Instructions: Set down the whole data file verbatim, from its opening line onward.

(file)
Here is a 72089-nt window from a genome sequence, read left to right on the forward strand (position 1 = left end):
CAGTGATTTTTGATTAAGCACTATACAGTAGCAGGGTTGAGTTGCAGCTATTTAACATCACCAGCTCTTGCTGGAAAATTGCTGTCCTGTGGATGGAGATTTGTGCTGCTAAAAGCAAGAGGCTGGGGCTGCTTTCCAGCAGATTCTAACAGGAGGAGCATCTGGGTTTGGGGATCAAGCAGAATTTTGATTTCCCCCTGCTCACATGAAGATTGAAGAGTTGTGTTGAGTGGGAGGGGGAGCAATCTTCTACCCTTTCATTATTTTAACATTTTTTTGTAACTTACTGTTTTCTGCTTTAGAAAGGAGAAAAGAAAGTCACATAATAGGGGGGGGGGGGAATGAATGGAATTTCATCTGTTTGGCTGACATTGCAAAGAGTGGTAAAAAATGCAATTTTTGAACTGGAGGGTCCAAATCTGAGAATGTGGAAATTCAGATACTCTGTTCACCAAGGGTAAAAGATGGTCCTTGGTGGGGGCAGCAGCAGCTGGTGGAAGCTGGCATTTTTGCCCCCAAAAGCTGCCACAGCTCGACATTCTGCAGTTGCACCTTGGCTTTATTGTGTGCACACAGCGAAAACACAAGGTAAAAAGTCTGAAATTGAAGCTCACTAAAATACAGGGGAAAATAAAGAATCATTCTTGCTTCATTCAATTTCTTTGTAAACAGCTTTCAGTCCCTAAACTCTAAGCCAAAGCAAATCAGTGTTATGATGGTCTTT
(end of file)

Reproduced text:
Here is a 72089-nt window from a genome sequence, read left to right on the forward strand (position 1 = left end):
CAGTGATTTTTGATTAAGCACTATACAGTAGCAGGGTTGAGTTGCAGCTATTTAACATCACCAGCTCTTGCTGGAAAATTGCTGTCCTGTGGATGGAGATTTGTGCTGCTAAAAGCAAGAGGCTGGGGCTGCTTTCCAGCAGATTCTAACAGGAGGAGCATCTGGGTTTGGGGATCAAGCAGAATTTTGATTTCCCCCTGCTCACATGAAGATTGAAGAGTTGTGTTGAGTGGGAGGGGGAGCAATCTTCTACCCTTTCATTATTTTAACATTTTTTTGTAACTTACTGTTTTCTGCTTTAGAAAGGAGAAAAGAAAGTCACATAATAGGGGGGGGGGGGAATGAATGGAATTTCATCTGTTTGGCTGACATTGCAAAGAGTGGTAAAAAATGCAATTTTTGAACTGGAGGGTCCAAATCTGAGAATGTGGAAATTCAGATACTCTGTTCACCAAGGGTAAAAGATGGTCCTTGGTGGGGGCAGCAGCAGCTGGTGGAAGCTGGCATTTTTGCCCCCAAAAGCTGCCACAGCTCGACATTCTGCAGTTGCACCTTGGCTTTATTGTGTGCACACAGCGAAAACACAAGGTAAAAAGTCTGAAATTGAAGCTCACTAAAATACAGGGGAAAATAAAGAATCATTCTTGCTTCATTCAATTTCTTTGTAAACAGCTTTCAGTCCCTAAACTCTAAGCCAAAGCAAATCAGTGTTATGATGGTCTTT